Charges Dropped Against Doctor Accused of Writing Shoddy Medical Marijuana Recommendations

A case was thrown out earlier this week in Colorado that aimed to convict a medical marijuana doctor in Colorado with writing faulty marijuana recommendations. He was one of the first known doctors in Colorado in the industry. The doctor was facing charges of forgery, attempt to influence a public servant, marijuana distribution and conspiracy to distribute marijuana. He was busted after allegedly writing a recommendation to an undercover officer last year in Englewood.
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After an order handed down last week, the Arapahoe County District ruled that the doctor had indeed complied with all requirements under Colorado law in making his recommendation to the undercover officer, according to the Denver Post.

Our Los Angeles medical marijuana attorneys understand that many doctors come under scrutiny for allegedly making questionable medical marijuana recommendations. If you’re facing some of the same allegations, it is critical for you to contact an experienced attorney who can help fight for your rights and your medical license.

“Colorado’s Amendment 20 simply allows for a physician to certify that a patient might benefit from the use of marijuana as a medical treatment,” said District Judge Kurt Horton, “and it is then left up to the patient whether to apply for a medical marijuana registry card.”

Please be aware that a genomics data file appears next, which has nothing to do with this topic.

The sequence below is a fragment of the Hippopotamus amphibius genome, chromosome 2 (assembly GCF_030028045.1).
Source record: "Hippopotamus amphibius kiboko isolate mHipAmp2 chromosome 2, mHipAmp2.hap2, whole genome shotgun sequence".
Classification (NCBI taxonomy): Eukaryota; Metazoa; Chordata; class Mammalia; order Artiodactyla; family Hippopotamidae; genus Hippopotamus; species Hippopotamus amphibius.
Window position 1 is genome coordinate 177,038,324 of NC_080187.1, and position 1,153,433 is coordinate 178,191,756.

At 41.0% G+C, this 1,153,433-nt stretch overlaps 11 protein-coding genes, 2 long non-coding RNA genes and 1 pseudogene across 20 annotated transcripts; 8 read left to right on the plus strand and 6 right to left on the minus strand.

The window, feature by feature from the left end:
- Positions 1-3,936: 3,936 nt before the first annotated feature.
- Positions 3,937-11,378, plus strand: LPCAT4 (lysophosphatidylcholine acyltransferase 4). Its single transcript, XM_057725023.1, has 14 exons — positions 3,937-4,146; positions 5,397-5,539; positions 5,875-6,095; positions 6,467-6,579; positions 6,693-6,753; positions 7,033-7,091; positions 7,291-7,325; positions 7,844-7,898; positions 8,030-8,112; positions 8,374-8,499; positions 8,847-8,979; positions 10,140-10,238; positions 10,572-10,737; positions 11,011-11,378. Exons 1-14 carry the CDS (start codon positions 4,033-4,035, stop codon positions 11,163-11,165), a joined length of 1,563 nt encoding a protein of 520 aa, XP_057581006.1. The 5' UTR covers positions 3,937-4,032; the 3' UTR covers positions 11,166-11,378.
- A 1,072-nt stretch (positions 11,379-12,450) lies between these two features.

The ruling was a slap in the face to prosecutors as it threw another case into question in a county pushing similar charges, according to Grow Switch. Both of these cases, against doctors accused of writing faulty medical-marijuana recommendations, were the first known to be filed in the state.

Both cases originated before the legislature in 2010 adopted new rules requiring that doctors provide a thorough physical exam and offer to provide follow-up care to the patients seeking marijuana recommendation as treatment. Lawyers in both cases contend that their clients were completely in compliance with the much stricter rules.

In California, nearly 8,000 I.D. cards were issued through the Medical Marijuana Program. As of this year, nearly 52.000 people possess these cards and are able to obtain medicinal marijuana in the state, according to the California Department of Public Health.

Those who obtain I.D. cards through the Medical Marijuana Program use the medicinal treatment to help cure a number of conditions, including anxiety, depression, ADD, sleep apnea, and PTSD, just to name a few.

The CANNABIS LAW GROUP is a law firm dedicated to the rights of medical marijuana patients, collectives and growers and has built a reputation for high-powered, aggressive legal representation of the medical marijuana industry in Southern California. Call 714-937-2050 for a confidential consultation to discuss your rights.